"I am of the belief that it [funding] should come from the community. Coming from the States, where the community supports such things, I think that if the community would get involved, it would make a difference.
I think the community has a tremendous responsibility to maintain mikvaot financially. If mikvaot had more money, the community would use them. It would be put to good use. It would be cleaner and the staff would get more than minimum wage."
By Elan Miller www.jpost.com October 12, 2009
"Everyone finds their way to Tel Aviv," enthused Rabbi David Ziering last week, as Aish HaTorah Tel Aviv celebrated its first anniversary, ironically enough, in Jerusalem.
…With branches around the globe for years now, Tel Aviv was a glaring omission on the organization's map, until last Succot.
Ziering explained that Aish is trying to "influence the jugular vein of Israel; get to the most influential people in Israeli society.
By David Gold www.vosizneias.com October 8, 2009
The blessings were recited by Rabbi Lau; the sandek honor was conferred upon Prof. Ben-Tzion Netanyahu, the Prime Minister’s father and the baby’s proud great-grandfather.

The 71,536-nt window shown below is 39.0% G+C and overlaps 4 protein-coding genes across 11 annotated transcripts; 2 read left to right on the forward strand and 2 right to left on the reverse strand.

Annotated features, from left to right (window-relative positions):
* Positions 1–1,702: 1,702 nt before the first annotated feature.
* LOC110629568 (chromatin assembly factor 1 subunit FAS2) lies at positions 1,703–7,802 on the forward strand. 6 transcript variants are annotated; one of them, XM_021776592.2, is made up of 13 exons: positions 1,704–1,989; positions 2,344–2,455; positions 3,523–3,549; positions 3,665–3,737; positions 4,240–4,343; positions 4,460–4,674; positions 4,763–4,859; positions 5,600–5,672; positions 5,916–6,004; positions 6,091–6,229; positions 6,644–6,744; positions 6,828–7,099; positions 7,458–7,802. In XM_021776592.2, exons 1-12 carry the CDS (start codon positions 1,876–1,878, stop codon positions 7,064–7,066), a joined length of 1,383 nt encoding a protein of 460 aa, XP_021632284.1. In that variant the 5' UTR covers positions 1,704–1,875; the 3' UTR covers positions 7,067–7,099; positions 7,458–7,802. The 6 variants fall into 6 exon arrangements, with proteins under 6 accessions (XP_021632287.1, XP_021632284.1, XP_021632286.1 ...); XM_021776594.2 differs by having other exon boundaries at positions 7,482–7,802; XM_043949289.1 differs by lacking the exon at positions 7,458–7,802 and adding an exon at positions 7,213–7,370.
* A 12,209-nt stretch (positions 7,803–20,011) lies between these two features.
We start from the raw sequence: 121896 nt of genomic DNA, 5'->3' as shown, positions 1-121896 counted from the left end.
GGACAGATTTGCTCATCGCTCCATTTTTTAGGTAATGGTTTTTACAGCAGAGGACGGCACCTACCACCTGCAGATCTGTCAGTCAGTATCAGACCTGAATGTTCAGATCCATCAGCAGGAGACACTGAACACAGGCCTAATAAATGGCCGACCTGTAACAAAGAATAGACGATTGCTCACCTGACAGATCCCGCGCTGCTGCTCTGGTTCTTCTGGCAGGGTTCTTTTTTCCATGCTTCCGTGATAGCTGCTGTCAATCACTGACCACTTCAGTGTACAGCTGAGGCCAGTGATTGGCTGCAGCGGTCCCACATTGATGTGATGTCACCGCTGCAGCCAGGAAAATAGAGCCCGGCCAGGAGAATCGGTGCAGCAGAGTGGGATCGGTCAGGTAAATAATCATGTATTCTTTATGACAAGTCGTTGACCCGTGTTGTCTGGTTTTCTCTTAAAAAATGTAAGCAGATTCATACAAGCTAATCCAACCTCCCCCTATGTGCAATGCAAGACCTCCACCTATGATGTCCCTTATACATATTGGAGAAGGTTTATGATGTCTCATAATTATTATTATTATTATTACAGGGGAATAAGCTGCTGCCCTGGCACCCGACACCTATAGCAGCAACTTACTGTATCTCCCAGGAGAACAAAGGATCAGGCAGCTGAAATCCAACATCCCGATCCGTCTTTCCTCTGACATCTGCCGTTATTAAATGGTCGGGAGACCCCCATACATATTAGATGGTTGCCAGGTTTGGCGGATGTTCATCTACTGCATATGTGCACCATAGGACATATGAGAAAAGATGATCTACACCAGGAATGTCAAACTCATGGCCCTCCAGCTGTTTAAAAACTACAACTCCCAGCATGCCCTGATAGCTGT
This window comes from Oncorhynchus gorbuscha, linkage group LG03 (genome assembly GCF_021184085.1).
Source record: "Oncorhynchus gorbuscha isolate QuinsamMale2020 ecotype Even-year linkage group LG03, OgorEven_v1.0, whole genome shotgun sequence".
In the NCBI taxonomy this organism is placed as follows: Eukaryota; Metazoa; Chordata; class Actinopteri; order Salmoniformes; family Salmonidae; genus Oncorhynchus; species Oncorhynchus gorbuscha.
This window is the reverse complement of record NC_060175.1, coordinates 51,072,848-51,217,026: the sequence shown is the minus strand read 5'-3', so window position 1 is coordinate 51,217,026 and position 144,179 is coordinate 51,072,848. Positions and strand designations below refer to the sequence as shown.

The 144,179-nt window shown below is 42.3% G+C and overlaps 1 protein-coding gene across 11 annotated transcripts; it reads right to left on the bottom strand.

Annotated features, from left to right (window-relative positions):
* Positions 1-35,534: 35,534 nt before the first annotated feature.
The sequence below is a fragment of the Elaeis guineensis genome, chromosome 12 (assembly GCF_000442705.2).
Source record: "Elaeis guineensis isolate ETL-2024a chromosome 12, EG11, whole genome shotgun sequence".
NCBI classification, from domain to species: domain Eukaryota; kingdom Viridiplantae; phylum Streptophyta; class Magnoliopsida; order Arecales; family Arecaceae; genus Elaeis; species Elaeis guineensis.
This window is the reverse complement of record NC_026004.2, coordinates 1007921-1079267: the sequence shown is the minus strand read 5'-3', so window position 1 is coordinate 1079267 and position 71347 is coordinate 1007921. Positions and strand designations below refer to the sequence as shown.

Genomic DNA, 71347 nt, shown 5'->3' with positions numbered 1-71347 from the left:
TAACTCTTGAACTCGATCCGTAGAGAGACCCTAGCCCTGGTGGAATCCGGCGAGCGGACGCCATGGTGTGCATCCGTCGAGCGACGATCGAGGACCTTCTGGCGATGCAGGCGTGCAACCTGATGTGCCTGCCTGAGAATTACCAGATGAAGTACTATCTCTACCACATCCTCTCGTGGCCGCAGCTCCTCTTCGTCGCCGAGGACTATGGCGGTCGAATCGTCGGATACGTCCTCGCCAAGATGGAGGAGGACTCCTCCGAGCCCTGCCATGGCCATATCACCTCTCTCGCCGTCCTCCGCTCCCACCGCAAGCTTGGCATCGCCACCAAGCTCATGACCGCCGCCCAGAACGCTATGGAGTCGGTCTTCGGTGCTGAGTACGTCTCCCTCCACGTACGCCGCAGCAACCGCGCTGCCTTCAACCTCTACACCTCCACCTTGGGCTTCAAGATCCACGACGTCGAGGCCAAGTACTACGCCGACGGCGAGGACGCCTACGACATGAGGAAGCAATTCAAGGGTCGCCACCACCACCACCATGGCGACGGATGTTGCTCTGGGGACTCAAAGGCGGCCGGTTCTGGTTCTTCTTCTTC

A visibly moved Netanyahu later spoke at the seudah, offering blessings to his daughter and son-in-law for a worthy son, to his father for long life and health, to all the guests and all Jews everywhere for a safe, secure and successful year—and “to myself,” he quipped, “that I have many more grandchildren.”
By Baruch Gordon www.israelnationalnews.com October 8, 2009
Energy industrialist and billionaire Guma Aguiar has filed a suit in the Jerusalem Rabbinical Court against prominent U.S. Rabbi Leib Tropper claiming that he misallocated funds intended for institutions and poor people in Israel. Rabbi Tropper's American attorney,
The two men were once very close. Aguiar was introduced to Rabbi Tropper by Aguiar's uncle and business partner, Thomas S. Kaplan.
Aguiar and Kaplan became co-founders and co-chairmen of Rabbi Tropper's Eternal Jewish Family organization. However, due to a serious financial falling out between Aguiar and his uncle, the latter is now the sole chairman.
Through their natural gas-exploration company Leor Energy, co-founders Aguiar and Kaplan discovered trillions of cubic feet of natural gas in Robertson County, Texas and ultimately sold their holdings in November 2007 for $2.55 billion.